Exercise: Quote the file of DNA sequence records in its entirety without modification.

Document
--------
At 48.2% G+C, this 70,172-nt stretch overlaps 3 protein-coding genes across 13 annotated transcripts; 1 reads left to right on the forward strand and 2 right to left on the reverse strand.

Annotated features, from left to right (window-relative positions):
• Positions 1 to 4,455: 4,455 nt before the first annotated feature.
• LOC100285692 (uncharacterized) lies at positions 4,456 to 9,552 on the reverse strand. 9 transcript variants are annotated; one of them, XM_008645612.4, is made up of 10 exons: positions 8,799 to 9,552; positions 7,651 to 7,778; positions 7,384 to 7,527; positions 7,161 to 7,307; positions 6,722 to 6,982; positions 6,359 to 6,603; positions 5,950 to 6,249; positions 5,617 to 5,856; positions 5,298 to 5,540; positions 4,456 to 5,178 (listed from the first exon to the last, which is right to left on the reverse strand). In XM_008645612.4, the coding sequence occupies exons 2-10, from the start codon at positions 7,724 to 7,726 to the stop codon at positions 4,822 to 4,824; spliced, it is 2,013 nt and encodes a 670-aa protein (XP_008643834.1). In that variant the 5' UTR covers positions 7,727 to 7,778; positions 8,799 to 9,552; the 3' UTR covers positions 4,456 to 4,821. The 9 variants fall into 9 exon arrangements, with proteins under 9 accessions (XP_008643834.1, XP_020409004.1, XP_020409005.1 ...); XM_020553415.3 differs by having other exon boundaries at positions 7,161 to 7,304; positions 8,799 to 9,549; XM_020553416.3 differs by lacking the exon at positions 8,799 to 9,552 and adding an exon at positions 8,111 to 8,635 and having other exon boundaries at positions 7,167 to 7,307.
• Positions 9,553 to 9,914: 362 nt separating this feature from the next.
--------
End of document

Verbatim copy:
At 48.2% G+C, this 70,172-nt stretch overlaps 3 protein-coding genes across 13 annotated transcripts; 1 reads left to right on the forward strand and 2 right to left on the reverse strand.

Annotated features, from left to right (window-relative positions):
• Positions 1 to 4,455: 4,455 nt before the first annotated feature.
• LOC100285692 (uncharacterized) lies at positions 4,456 to 9,552 on the reverse strand. 9 transcript variants are annotated; one of them, XM_008645612.4, is made up of 10 exons: positions 8,799 to 9,552; positions 7,651 to 7,778; positions 7,384 to 7,527; positions 7,161 to 7,307; positions 6,722 to 6,982; positions 6,359 to 6,603; positions 5,950 to 6,249; positions 5,617 to 5,856; positions 5,298 to 5,540; positions 4,456 to 5,178 (listed from the first exon to the last, which is right to left on the reverse strand). In XM_008645612.4, the coding sequence occupies exons 2-10, from the start codon at positions 7,724 to 7,726 to the stop codon at positions 4,822 to 4,824; spliced, it is 2,013 nt and encodes a 670-aa protein (XP_008643834.1). In that variant the 5' UTR covers positions 7,727 to 7,778; positions 8,799 to 9,552; the 3' UTR covers positions 4,456 to 4,821. The 9 variants fall into 9 exon arrangements, with proteins under 9 accessions (XP_008643834.1, XP_020409004.1, XP_020409005.1 ...); XM_020553415.3 differs by having other exon boundaries at positions 7,161 to 7,304; positions 8,799 to 9,549; XM_020553416.3 differs by lacking the exon at positions 8,799 to 9,552 and adding an exon at positions 8,111 to 8,635 and having other exon boundaries at positions 7,167 to 7,307.
• Positions 9,553 to 9,914: 362 nt separating this feature from the next.